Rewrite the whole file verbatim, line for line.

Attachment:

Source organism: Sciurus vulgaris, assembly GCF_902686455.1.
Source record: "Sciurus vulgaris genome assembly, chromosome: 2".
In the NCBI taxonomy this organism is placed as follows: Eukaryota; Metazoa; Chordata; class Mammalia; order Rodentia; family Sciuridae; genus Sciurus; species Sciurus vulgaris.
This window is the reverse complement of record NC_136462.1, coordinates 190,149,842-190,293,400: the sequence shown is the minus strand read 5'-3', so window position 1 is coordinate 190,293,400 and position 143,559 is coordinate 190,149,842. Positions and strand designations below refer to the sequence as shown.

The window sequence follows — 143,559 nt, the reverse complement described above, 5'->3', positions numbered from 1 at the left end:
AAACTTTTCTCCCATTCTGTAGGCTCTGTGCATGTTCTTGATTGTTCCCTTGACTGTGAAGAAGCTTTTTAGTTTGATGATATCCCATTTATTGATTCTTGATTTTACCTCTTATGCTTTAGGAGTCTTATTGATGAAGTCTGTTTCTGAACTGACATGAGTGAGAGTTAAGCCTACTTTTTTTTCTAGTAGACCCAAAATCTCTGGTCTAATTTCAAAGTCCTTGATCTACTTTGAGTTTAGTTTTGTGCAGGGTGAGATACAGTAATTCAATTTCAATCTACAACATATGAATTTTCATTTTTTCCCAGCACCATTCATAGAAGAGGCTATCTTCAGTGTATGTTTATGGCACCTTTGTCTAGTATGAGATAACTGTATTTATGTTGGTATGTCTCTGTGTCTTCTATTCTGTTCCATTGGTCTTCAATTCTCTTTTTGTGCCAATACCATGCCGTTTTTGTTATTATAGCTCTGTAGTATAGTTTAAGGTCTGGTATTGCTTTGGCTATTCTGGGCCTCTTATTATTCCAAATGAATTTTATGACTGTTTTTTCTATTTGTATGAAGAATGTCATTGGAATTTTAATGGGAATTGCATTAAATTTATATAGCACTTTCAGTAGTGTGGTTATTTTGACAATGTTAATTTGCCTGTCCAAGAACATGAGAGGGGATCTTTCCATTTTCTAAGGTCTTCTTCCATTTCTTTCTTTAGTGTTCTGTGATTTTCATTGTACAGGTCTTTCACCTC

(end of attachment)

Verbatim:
Source organism: Sciurus vulgaris, assembly GCF_902686455.1.
Source record: "Sciurus vulgaris genome assembly, chromosome: 2".
In the NCBI taxonomy this organism is placed as follows: Eukaryota; Metazoa; Chordata; class Mammalia; order Rodentia; family Sciuridae; genus Sciurus; species Sciurus vulgaris.
This window is the reverse complement of record NC_136462.1, coordinates 190,149,842-190,293,400: the sequence shown is the minus strand read 5'-3', so window position 1 is coordinate 190,293,400 and position 143,559 is coordinate 190,149,842. Positions and strand designations below refer to the sequence as shown.

The window sequence follows — 143,559 nt, the reverse complement described above, 5'->3', positions numbered from 1 at the left end:
AAACTTTTCTCCCATTCTGTAGGCTCTGTGCATGTTCTTGATTGTTCCCTTGACTGTGAAGAAGCTTTTTAGTTTGATGATATCCCATTTATTGATTCTTGATTTTACCTCTTATGCTTTAGGAGTCTTATTGATGAAGTCTGTTTCTGAACTGACATGAGTGAGAGTTAAGCCTACTTTTTTTTCTAGTAGACCCAAAATCTCTGGTCTAATTTCAAAGTCCTTGATCTACTTTGAGTTTAGTTTTGTGCAGGGTGAGATACAGTAATTCAATTTCAATCTACAACATATGAATTTTCATTTTTTCCCAGCACCATTCATAGAAGAGGCTATCTTCAGTGTATGTTTATGGCACCTTTGTCTAGTATGAGATAACTGTATTTATGTTGGTATGTCTCTGTGTCTTCTATTCTGTTCCATTGGTCTTCAATTCTCTTTTTGTGCCAATACCATGCCGTTTTTGTTATTATAGCTCTGTAGTATAGTTTAAGGTCTGGTATTGCTTTGGCTATTCTGGGCCTCTTATTATTCCAAATGAATTTTATGACTGTTTTTTCTATTTGTATGAAGAATGTCATTGGAATTTTAATGGGAATTGCATTAAATTTATATAGCACTTTCAGTAGTGTGGTTATTTTGACAATGTTAATTTGCCTGTCCAAGAACATGAGAGGGGATCTTTCCATTTTCTAAGGTCTTCTTCCATTTCTTTCTTTAGTGTTCTGTGATTTTCATTGTACAGGTCTTTCACCTC